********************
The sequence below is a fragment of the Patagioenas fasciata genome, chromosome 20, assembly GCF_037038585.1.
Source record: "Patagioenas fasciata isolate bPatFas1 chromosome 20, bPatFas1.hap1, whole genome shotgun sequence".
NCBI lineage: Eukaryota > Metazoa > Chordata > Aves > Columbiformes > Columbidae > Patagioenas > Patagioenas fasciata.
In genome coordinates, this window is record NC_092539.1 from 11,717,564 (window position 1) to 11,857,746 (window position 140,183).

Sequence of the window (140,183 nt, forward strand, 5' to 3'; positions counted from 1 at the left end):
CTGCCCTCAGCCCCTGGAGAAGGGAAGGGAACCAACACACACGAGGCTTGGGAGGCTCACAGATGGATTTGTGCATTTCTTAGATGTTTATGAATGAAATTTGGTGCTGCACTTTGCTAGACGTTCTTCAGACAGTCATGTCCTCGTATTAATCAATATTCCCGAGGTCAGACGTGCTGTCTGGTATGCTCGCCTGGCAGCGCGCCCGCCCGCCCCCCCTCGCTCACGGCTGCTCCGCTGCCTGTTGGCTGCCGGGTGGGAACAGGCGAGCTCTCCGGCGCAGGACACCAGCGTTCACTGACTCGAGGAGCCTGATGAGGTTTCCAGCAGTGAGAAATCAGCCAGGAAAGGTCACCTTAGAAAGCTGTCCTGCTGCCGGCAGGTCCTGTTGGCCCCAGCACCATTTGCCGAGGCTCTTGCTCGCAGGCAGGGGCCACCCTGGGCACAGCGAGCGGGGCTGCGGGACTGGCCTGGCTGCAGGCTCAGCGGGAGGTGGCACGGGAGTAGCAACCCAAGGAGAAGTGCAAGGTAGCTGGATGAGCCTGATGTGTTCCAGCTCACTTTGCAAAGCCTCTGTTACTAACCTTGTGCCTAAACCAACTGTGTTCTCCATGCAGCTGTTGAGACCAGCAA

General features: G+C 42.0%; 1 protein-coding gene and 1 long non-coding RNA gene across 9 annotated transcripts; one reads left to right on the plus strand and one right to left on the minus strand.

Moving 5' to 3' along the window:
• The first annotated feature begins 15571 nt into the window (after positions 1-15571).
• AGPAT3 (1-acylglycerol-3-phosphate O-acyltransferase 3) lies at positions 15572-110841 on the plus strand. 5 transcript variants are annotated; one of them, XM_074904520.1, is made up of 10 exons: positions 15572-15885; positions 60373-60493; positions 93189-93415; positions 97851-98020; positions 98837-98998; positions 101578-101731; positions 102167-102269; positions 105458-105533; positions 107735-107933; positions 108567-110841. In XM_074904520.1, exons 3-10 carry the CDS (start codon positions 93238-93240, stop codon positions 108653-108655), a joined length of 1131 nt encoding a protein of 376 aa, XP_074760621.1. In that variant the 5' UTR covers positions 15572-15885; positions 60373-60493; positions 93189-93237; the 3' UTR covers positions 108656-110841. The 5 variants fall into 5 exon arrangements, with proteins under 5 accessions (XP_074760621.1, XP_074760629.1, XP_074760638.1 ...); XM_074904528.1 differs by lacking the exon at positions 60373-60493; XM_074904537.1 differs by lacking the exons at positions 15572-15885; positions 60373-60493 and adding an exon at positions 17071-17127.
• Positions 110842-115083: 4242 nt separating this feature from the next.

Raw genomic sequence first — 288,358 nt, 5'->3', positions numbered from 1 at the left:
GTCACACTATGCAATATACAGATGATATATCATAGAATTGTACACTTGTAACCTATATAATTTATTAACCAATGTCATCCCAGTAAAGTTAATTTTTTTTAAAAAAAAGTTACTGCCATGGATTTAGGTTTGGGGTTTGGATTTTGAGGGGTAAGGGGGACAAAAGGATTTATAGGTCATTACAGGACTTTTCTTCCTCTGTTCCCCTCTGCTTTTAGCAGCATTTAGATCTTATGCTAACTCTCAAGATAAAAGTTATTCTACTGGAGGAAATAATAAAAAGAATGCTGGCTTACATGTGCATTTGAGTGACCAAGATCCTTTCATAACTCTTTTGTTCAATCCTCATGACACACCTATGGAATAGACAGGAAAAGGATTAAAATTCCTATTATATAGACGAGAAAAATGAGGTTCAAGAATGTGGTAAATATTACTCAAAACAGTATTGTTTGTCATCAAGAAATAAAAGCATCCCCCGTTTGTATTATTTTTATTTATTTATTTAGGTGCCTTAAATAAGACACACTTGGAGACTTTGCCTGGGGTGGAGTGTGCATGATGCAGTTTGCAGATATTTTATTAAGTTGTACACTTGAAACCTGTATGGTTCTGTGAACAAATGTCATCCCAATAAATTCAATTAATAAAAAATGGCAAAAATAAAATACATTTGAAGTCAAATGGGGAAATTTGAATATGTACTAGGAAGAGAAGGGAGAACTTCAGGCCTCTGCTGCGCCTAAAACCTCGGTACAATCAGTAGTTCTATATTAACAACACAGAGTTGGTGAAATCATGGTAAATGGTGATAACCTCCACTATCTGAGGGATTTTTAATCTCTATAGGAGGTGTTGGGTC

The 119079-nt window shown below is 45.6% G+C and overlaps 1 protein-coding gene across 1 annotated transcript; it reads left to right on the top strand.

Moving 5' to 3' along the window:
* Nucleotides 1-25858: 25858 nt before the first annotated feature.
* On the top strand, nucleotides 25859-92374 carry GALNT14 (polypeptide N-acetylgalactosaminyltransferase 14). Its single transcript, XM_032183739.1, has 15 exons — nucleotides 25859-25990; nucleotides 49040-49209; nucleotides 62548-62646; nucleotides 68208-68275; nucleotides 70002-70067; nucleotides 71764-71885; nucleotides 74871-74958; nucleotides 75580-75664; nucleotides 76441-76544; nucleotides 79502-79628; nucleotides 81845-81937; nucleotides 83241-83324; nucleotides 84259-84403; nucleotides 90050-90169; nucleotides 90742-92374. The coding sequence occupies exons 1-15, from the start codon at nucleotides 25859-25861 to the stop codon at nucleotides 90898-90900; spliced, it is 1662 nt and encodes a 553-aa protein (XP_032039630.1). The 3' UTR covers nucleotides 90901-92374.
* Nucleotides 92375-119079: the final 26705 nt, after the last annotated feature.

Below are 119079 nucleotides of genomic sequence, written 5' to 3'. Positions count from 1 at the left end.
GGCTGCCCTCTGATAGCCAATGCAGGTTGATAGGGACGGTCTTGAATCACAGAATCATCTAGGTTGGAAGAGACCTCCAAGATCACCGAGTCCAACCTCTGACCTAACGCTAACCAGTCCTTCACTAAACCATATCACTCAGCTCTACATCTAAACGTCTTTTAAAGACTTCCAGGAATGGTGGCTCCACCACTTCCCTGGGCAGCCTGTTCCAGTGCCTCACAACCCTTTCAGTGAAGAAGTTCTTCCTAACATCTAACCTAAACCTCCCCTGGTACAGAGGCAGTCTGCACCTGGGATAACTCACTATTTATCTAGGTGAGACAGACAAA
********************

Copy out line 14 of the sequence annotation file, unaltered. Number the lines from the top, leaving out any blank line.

The 119079-nt window shown below is 45.6% G+C and overlaps 1 protein-coding gene across 1 annotated transcript; it reads left to right on the top strand.